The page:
Bloggers generally start blogging to get feedback and start conversation about the topics they write about. Seeing the “no comments yet” next to posts, or only getting spam comments is a harsh thing to deal with. It doesn’t mean you should give up though!
There are many ways to stimulate commenting on your blog, including:
- Commenting on other blogs. Most bloggers are very community oriented and tend to return the favor, unless the only blogs you are commenting on are Mashable, LifeHacker and ProBlogger.
- Joining bloggers on social networks such as Twitter, Facebook, StumbleUpon, etc. So if you don’t have accounts on social media sites, get them. Then find bloggers in a similar niche, find their social media contact information, and start following, friending, and subscribing.
- Reward commenters by making your blog a dofollow blog. Yes this might make you a prime target for some spamming, but it will also show bloggers that you are giving them something in return which will make them more likely to comment.
- Encourage comments by asking readers for their opinions at the end of articles.
4. You don’t know what else to write about.
Blogging writer’s block can strike at any time, from the very beginning of your journey into blogging and onward. It doesn’t mean that you have nothing left to say. You just need a little inspiration. Blogging writer’s block can be cured a number of ways, including:
- Commenting on other blogs in your niche. Reading other articles and commenting can help stimulate your brain into deeper thoughts about your blog’s topic. (But by all means, do not steal someone else’s idea or content.)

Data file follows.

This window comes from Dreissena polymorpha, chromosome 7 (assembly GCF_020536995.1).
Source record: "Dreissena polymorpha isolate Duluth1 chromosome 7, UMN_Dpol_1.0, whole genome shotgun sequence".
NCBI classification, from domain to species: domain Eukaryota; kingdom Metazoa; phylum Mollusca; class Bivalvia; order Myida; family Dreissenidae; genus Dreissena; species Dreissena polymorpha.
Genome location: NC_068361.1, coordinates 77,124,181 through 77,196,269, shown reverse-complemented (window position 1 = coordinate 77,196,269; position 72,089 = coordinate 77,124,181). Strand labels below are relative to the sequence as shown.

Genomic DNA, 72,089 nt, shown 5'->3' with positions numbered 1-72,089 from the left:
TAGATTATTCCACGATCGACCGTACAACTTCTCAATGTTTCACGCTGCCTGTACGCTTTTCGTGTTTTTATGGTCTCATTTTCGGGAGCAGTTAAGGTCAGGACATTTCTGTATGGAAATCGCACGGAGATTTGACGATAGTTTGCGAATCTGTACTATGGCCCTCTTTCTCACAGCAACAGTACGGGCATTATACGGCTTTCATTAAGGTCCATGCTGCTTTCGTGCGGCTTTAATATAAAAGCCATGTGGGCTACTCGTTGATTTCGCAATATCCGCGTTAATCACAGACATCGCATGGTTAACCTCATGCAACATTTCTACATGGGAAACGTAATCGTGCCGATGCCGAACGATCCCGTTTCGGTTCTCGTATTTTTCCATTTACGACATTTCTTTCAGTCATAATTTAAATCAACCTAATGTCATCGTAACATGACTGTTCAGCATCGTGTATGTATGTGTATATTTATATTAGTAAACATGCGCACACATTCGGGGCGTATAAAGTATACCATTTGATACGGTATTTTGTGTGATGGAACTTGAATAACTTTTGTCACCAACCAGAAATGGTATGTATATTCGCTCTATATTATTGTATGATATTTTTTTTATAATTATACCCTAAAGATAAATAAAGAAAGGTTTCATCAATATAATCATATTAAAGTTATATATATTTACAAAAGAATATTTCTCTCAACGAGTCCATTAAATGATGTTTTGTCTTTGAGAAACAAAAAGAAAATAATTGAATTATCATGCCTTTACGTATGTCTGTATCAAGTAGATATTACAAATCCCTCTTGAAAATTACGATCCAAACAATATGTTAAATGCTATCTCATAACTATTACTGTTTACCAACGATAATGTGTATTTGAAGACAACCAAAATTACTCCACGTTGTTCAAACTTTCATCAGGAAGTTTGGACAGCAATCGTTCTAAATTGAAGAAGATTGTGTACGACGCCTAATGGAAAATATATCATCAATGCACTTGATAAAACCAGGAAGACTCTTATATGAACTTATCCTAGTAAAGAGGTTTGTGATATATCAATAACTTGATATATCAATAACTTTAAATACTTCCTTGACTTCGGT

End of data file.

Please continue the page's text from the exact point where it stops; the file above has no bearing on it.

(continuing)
- Use Twitter search or advanced Twitter search to see what people are talking about on a particular subject.
- Revisit older popular posts on your blog and see if there is a way to update or add to them.
- Create list posts of top blogs / articles in your niche, your favorite older posts on your blog, etc. It is valuable to readers as a resource, and buys you time to think of future posts.
5. You have taken an extended leave of absence from your blog.
There are times when bloggers will have to take a break from their blogging, whether it is due to personal or career circumstances, writer’s block, etc. But it doesn’t mean you have to abandon your blog completely.
A break can actually be good thing for your blog in some cases. Take the two month hiatus I took from Kikolani around this time last year. When I returned, I found that I wanted to change my focus for the site. Once I did, I didn’t have as many issues with writer’s block and the Kikolani became stronger than ever.
If you have taken time off and are just getting back into the swing of things, whether you change direction or continue on your original path, one of the most important things to do as soon as possible (besides creating new content again) is to make an effort to reconnect with your community via social media or blog commenting on other sites to let your previous readers know you are back.
Don’t give up!
In conclusion, remember that no matter what the obstacle, there is probably a way to conquer it whether. You may need to learn about search engine optimization, how to extending your community outside of your blog, or where to find inspiration. But whatever it is, don’t give up on blogging so easily. Fighting past the problems could lead you to a rewarding future in blogging.